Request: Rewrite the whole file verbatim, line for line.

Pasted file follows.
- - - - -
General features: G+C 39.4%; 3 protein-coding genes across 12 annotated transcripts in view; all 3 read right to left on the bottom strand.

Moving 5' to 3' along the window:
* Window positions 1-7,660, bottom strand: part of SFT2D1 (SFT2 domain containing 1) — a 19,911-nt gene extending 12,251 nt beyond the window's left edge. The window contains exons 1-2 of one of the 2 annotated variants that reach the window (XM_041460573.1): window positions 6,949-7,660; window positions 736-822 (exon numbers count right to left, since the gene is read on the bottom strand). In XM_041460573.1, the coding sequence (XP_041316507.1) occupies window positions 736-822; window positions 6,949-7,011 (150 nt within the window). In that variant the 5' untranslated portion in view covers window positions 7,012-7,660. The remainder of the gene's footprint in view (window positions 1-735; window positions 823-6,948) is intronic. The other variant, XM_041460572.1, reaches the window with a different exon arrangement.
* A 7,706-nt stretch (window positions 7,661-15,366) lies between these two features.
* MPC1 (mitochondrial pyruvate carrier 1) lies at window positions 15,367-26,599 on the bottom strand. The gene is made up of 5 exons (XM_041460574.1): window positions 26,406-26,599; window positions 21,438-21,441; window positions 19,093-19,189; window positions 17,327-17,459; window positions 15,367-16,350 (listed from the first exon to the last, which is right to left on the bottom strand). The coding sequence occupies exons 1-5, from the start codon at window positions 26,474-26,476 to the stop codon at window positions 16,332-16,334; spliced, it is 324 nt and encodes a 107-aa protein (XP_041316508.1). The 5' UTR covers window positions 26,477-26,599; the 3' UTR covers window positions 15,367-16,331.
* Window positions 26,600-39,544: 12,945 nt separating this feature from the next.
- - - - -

General features: G+C 39.4%; 3 protein-coding genes across 12 annotated transcripts in view; all 3 read right to left on the bottom strand.

Moving 5' to 3' along the window:
* Window positions 1-7,660, bottom strand: part of SFT2D1 (SFT2 domain containing 1) — a 19,911-nt gene extending 12,251 nt beyond the window's left edge. The window contains exons 1-2 of one of the 2 annotated variants that reach the window (XM_041460573.1): window positions 6,949-7,660; window positions 736-822 (exon numbers count right to left, since the gene is read on the bottom strand). In XM_041460573.1, the coding sequence (XP_041316507.1) occupies window positions 736-822; window positions 6,949-7,011 (150 nt within the window). In that variant the 5' untranslated portion in view covers window positions 7,012-7,660. The remainder of the gene's footprint in view (window positions 1-735; window positions 823-6,948) is intronic. The other variant, XM_041460572.1, reaches the window with a different exon arrangement.
* A 7,706-nt stretch (window positions 7,661-15,366) lies between these two features.
* MPC1 (mitochondrial pyruvate carrier 1) lies at window positions 15,367-26,599 on the bottom strand. The gene is made up of 5 exons (XM_041460574.1): window positions 26,406-26,599; window positions 21,438-21,441; window positions 19,093-19,189; window positions 17,327-17,459; window positions 15,367-16,350 (listed from the first exon to the last, which is right to left on the bottom strand). The coding sequence occupies exons 1-5, from the start codon at window positions 26,474-26,476 to the stop codon at window positions 16,332-16,334; spliced, it is 324 nt and encodes a 107-aa protein (XP_041316508.1). The 5' UTR covers window positions 26,477-26,599; the 3' UTR covers window positions 15,367-16,331.
* Window positions 26,600-39,544: 12,945 nt separating this feature from the next.